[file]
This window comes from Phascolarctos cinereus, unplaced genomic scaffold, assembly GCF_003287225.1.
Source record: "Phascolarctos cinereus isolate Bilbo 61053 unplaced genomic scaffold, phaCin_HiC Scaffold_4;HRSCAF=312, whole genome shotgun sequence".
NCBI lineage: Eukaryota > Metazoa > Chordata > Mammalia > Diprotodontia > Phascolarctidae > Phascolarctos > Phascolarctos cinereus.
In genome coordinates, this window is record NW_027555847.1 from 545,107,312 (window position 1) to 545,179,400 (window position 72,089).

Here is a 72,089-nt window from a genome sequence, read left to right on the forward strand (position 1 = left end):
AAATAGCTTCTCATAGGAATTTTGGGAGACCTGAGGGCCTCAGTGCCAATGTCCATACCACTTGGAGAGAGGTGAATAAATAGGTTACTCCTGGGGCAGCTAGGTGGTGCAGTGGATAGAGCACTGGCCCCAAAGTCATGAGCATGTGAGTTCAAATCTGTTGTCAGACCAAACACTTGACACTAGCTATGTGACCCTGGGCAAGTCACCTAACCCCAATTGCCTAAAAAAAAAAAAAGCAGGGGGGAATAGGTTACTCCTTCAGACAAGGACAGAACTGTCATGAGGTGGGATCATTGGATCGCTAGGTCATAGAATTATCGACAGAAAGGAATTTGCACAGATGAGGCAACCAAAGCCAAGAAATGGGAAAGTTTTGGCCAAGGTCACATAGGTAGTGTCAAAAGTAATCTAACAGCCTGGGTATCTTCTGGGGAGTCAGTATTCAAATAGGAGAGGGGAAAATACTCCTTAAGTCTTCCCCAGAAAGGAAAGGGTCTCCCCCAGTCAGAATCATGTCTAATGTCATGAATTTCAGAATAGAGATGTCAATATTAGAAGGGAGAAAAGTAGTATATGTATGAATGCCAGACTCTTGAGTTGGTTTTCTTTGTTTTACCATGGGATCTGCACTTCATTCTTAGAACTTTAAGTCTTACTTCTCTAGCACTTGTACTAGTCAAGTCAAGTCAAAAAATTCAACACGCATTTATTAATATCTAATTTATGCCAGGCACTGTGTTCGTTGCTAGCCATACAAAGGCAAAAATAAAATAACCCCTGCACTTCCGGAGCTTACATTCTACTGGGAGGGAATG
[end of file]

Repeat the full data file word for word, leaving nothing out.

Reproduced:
This window comes from Phascolarctos cinereus, unplaced genomic scaffold, assembly GCF_003287225.1.
Source record: "Phascolarctos cinereus isolate Bilbo 61053 unplaced genomic scaffold, phaCin_HiC Scaffold_4;HRSCAF=312, whole genome shotgun sequence".
NCBI lineage: Eukaryota > Metazoa > Chordata > Mammalia > Diprotodontia > Phascolarctidae > Phascolarctos > Phascolarctos cinereus.
In genome coordinates, this window is record NW_027555847.1 from 545,107,312 (window position 1) to 545,179,400 (window position 72,089).

Here is a 72,089-nt window from a genome sequence, read left to right on the forward strand (position 1 = left end):
AAATAGCTTCTCATAGGAATTTTGGGAGACCTGAGGGCCTCAGTGCCAATGTCCATACCACTTGGAGAGAGGTGAATAAATAGGTTACTCCTGGGGCAGCTAGGTGGTGCAGTGGATAGAGCACTGGCCCCAAAGTCATGAGCATGTGAGTTCAAATCTGTTGTCAGACCAAACACTTGACACTAGCTATGTGACCCTGGGCAAGTCACCTAACCCCAATTGCCTAAAAAAAAAAAAAGCAGGGGGGAATAGGTTACTCCTTCAGACAAGGACAGAACTGTCATGAGGTGGGATCATTGGATCGCTAGGTCATAGAATTATCGACAGAAAGGAATTTGCACAGATGAGGCAACCAAAGCCAAGAAATGGGAAAGTTTTGGCCAAGGTCACATAGGTAGTGTCAAAAGTAATCTAACAGCCTGGGTATCTTCTGGGGAGTCAGTATTCAAATAGGAGAGGGGAAAATACTCCTTAAGTCTTCCCCAGAAAGGAAAGGGTCTCCCCCAGTCAGAATCATGTCTAATGTCATGAATTTCAGAATAGAGATGTCAATATTAGAAGGGAGAAAAGTAGTATATGTATGAATGCCAGACTCTTGAGTTGGTTTTCTTTGTTTTACCATGGGATCTGCACTTCATTCTTAGAACTTTAAGTCTTACTTCTCTAGCACTTGTACTAGTCAAGTCAAGTCAAAAAATTCAACACGCATTTATTAATATCTAATTTATGCCAGGCACTGTGTTCGTTGCTAGCCATACAAAGGCAAAAATAAAATAACCCCTGCACTTCCGGAGCTTACATTCTACTGGGAGGGAATG